STROUDSBURG, Pa. — Nicholas Laudano is an intensive care unit nurse at St. Luke's Monroe Campus near Stroudsburg. He has seen first-hand the impact COVID-19 has had on people, including those in his profession.
"Being a nurse in general, I'd say it's a hard job but then add to that. You have more people coming in for help, persistently sicker and requiring, in short order, some of the most aggressive therapies that we have to offer, I'd say it's a really, really hard job, both physically and emotionally at this point," Laudano said.
Laudano spends 12 or more hours of his day at the hospital caring for patients. He says while being able to help is rewarding, a dark cloud looms once it's time to go home.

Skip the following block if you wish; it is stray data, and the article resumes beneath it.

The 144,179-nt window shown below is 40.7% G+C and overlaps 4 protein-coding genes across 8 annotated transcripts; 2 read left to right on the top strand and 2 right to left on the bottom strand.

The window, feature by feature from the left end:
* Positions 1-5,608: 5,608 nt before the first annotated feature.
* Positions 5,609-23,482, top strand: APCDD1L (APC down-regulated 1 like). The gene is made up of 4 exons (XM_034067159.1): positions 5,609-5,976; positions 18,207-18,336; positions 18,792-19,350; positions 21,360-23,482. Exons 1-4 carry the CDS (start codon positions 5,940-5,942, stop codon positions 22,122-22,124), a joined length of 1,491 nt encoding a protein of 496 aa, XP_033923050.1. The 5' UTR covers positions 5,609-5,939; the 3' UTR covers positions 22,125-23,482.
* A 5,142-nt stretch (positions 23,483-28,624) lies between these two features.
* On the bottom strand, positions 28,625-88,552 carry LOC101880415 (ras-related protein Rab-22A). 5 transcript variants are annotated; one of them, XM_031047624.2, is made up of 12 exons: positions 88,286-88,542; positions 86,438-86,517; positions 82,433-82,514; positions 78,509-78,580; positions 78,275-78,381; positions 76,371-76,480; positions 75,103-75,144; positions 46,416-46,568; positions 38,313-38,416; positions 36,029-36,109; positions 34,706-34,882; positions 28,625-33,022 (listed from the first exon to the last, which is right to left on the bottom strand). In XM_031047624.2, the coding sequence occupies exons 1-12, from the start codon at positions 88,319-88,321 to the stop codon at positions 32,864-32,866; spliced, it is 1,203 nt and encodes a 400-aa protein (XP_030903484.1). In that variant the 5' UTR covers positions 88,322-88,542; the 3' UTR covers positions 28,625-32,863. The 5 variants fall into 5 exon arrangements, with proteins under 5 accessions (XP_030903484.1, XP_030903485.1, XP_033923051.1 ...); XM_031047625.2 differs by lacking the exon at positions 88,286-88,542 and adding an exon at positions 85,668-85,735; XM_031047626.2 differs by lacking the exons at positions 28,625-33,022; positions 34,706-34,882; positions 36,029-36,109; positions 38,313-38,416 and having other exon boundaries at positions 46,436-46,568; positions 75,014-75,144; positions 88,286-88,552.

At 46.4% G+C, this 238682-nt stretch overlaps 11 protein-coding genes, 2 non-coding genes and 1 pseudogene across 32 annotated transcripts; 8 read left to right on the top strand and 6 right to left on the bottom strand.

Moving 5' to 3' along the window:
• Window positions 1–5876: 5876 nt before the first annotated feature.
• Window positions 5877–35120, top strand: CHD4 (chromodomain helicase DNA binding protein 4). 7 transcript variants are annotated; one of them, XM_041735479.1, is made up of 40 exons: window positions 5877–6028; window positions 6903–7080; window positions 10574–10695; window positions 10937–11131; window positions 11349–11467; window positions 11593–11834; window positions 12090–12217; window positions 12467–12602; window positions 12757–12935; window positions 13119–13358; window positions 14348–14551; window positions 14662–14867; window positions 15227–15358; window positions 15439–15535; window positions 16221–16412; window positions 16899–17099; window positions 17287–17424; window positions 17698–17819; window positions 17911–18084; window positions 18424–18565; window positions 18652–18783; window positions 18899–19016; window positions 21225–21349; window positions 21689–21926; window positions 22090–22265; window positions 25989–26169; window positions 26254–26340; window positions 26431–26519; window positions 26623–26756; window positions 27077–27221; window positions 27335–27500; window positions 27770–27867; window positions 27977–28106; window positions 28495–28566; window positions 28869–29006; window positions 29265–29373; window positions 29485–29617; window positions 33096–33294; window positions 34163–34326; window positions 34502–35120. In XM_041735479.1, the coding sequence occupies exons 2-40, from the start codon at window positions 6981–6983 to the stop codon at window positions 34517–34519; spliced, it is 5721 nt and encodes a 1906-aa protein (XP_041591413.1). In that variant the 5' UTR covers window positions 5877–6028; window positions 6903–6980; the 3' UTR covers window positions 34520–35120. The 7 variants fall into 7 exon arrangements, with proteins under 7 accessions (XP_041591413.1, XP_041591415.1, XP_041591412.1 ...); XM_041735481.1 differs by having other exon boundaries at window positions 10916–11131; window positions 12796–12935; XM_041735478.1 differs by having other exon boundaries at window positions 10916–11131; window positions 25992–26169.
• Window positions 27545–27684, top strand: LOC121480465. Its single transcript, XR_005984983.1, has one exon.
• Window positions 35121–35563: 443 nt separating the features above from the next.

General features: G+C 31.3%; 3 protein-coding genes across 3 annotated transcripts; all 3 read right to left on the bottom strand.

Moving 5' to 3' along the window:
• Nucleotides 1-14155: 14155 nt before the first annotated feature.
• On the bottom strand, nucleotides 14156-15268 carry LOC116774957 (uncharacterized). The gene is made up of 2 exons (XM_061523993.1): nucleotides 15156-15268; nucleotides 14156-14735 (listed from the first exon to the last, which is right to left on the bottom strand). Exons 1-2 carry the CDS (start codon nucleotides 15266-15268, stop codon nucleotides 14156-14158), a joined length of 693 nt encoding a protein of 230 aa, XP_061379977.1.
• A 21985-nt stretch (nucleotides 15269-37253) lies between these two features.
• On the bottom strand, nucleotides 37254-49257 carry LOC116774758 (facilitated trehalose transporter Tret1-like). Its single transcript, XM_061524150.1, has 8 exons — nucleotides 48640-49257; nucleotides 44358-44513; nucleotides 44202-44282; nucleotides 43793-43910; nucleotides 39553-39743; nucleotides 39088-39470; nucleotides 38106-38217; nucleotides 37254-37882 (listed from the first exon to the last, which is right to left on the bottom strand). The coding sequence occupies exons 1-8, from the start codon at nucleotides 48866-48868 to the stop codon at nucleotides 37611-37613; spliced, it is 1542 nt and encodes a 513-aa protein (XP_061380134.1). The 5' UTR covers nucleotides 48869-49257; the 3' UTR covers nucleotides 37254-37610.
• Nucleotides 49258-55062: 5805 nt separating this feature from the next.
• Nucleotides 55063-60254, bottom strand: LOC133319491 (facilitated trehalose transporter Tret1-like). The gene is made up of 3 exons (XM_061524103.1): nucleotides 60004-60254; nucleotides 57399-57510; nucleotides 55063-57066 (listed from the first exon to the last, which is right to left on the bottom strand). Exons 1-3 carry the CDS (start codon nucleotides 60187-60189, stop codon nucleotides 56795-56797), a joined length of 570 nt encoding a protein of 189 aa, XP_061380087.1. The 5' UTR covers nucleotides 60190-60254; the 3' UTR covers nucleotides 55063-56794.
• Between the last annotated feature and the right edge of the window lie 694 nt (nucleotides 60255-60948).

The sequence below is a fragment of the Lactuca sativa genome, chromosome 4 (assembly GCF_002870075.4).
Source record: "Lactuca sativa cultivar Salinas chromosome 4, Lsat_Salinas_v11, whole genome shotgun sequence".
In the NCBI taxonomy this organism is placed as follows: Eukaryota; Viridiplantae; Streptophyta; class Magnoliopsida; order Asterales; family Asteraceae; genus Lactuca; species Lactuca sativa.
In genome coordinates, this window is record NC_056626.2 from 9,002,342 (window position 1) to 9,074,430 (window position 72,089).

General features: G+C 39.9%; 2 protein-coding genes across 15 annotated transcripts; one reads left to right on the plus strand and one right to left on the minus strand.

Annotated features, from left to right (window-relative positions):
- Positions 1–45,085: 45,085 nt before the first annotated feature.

"There is a persistent fear that we will bring this virus home to our families, kind of like a vigilance of the guilt that you would feel that if something happened to your family because of you and because of the job that you've chosen to do."
It's why wearing personal protective equipment is so important. Laudano says part of his new normal is suiting up into a battery-powered air helmet, among other coverings.
"Part of my preparation is to make sure that the battery is powered up and the device itself I can turn on OK. After I check those things on, I strap the belt around my waist and put the hose onto this helmet and make sure I can feel the airflow over my face. I then put a pair of gloves on, a disposable yellow gown, an additional pair of gloves. I do all of this to kind of minimize any exposure to any virus particles getting on me," Laudano said.
Monroe County has more than 1,200 confirmed cases of the virus, and while the numbers are slowing, health care workers say it's important for people to continue following safety guidelines to ensure the safety of your families as well as those front-line workers who take care of all of us.